Global warming could unravel UK’s peatland ecosystems

Vast areas of peatlands in the UK are at risk from climate change. Photo via the IUCN.

Vast areas of peatlands in the UK are at risk from climate change. Photo via the IUCN.

More research showing the cascading ecosystem impacts of climate change

Staff Report

FRISCO — Plovers, grouse and other bird species will suffer as global warming changes the hydrology of the UK’s far-reaching blanket bogs, scientists warned after developing a model that shows how climate change will play out in those wetland ecosystems.

The University of York researchers also warmed that the changes could also put drinking water supplies at risk. Warmer temperatures will lead to peat decomposition and altered rainfall patterns, including summer droughts, which could drastically affecting the blanket bog hydrology.

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Climate: Warmer temps, more rain will up disease threat to endangered Hawaiian birds

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After more than 30 years of careful management, the Hawaiian stilt is thriving at Pearl Harbor and James Campbell National Wildlife Refuges on Oahu. Credit: Mike Silbernagle/USFWS.

Mosquito-free havens will start to disappear by mid-century, study warns

Staff Report

FRISCO — Island birds, including endangered species in the Hawai‘i archipelago, are facing a serious threat, as diseases carried by mosquitoes are due to expand into higher elevation safe zones.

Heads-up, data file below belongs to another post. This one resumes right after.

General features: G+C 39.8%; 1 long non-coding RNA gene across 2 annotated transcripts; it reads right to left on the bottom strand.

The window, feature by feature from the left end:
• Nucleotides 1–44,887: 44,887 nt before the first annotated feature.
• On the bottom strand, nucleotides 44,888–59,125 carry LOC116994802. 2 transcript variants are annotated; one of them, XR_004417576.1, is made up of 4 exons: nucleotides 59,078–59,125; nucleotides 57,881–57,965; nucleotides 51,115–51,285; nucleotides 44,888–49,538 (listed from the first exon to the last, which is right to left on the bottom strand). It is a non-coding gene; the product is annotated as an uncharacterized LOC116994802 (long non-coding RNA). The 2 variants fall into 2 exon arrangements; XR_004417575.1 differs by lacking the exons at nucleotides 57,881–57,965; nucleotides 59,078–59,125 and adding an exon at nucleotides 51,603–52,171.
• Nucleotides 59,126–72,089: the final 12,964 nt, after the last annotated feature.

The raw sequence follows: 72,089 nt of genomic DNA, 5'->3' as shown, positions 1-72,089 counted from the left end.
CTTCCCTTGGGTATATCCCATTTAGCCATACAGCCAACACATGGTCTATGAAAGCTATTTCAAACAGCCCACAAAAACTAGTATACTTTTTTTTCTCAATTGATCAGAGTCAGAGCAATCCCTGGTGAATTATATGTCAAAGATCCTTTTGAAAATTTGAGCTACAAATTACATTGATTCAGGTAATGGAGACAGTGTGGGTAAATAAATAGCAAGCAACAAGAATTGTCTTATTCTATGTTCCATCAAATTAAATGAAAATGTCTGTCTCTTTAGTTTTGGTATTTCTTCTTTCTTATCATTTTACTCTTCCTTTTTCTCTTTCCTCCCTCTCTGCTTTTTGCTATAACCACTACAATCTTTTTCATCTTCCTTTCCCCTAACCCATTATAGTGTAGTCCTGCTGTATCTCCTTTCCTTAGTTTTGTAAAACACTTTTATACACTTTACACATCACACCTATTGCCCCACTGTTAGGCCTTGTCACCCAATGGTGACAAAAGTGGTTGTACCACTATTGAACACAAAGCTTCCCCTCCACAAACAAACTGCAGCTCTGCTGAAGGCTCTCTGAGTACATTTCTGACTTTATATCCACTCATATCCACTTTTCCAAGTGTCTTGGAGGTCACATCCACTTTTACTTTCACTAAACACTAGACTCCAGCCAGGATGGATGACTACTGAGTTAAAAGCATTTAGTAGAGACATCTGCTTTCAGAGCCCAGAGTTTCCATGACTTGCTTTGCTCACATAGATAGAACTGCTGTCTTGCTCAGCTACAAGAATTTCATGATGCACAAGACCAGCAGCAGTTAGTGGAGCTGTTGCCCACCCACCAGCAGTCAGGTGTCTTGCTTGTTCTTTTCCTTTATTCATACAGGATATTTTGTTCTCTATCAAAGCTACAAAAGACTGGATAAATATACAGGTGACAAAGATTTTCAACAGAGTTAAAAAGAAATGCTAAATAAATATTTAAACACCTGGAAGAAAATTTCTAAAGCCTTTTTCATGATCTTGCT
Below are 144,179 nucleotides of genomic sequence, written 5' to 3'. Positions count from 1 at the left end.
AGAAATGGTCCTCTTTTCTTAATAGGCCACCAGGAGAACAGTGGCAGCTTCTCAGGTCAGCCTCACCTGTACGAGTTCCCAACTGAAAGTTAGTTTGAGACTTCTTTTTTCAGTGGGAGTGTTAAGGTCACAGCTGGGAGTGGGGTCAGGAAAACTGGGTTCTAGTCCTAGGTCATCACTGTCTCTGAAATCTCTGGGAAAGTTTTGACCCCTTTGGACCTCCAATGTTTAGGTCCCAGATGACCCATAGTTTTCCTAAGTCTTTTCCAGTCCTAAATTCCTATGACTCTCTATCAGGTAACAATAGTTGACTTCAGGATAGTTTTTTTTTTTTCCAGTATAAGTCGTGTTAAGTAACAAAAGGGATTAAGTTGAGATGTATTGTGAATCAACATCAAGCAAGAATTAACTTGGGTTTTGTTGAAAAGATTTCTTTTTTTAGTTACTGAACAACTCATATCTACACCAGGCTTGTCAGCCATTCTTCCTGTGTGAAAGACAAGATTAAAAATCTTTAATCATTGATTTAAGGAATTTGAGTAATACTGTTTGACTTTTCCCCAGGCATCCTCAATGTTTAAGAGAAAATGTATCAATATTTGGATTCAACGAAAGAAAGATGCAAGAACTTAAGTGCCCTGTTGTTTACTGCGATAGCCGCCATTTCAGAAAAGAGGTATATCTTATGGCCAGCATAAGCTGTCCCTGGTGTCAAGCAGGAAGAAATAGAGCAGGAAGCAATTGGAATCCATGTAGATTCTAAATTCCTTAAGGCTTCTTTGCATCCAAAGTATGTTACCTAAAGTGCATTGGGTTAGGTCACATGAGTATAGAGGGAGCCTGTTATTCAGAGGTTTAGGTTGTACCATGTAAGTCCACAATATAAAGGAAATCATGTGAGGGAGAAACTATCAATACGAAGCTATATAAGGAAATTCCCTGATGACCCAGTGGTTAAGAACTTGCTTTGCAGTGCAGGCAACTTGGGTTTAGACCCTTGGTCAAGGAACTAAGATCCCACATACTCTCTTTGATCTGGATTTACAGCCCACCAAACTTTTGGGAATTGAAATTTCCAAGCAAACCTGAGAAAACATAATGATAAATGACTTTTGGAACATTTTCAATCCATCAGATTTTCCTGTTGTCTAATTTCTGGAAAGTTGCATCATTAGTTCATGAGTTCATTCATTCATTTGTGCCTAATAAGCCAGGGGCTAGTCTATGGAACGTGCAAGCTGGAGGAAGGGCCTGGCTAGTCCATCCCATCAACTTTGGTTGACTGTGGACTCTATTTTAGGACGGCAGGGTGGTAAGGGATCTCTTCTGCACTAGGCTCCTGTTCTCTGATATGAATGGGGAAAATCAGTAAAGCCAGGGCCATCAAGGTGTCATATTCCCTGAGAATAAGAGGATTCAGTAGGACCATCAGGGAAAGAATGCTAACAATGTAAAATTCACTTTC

With warming temperatures, mosquitoes will move farther upslope and increase in number, and mosquito-friendly temperatures are expected by mid-century, according to a new study by researchers with the U.S. Geological Survey and the University of Wisconsin-Madison. Future increases in rainfall will likely benefit the mosquitoes as well.

“We knew that temperature had significant effects on mosquitoes and malaria, but we were surprised that rainfall also played an important role,” said USGS Wisconsin scientist Michael Samuel. “Additional rainfall will favor mosquitoes as much as the temperature change.” Continue reading

Honduran hummingbird to get endangered species status

Habitat loss puts brilliant bird at risk of extinction

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The U.S. Fish and Wildlife Service is proposing endangered species status for the Honduras emerald hummingbird. Photo via Wikipedia and the Creative Commons.

By Summit Voice

SUMMIT COUNTY — Although it doesn’t live in the United States, the Honduran emerald hummingbird may get protection under the Endangered Species Act, as the U.S. Fish and Wildlife Service considers listing the small bird as endangered. The emerald hummingbird is the only bird species endemic to Honduras, living in a few isolated patches of dry thorn forests and scrub habitat.

As a practical matter, the listing would restrict the importation of either the animal or its parts. Listing can also generate conservation benefits, such as increasing awareness of the species, prompting research efforts to address their conservation needs, or funding conservation in range countries. Continue reading

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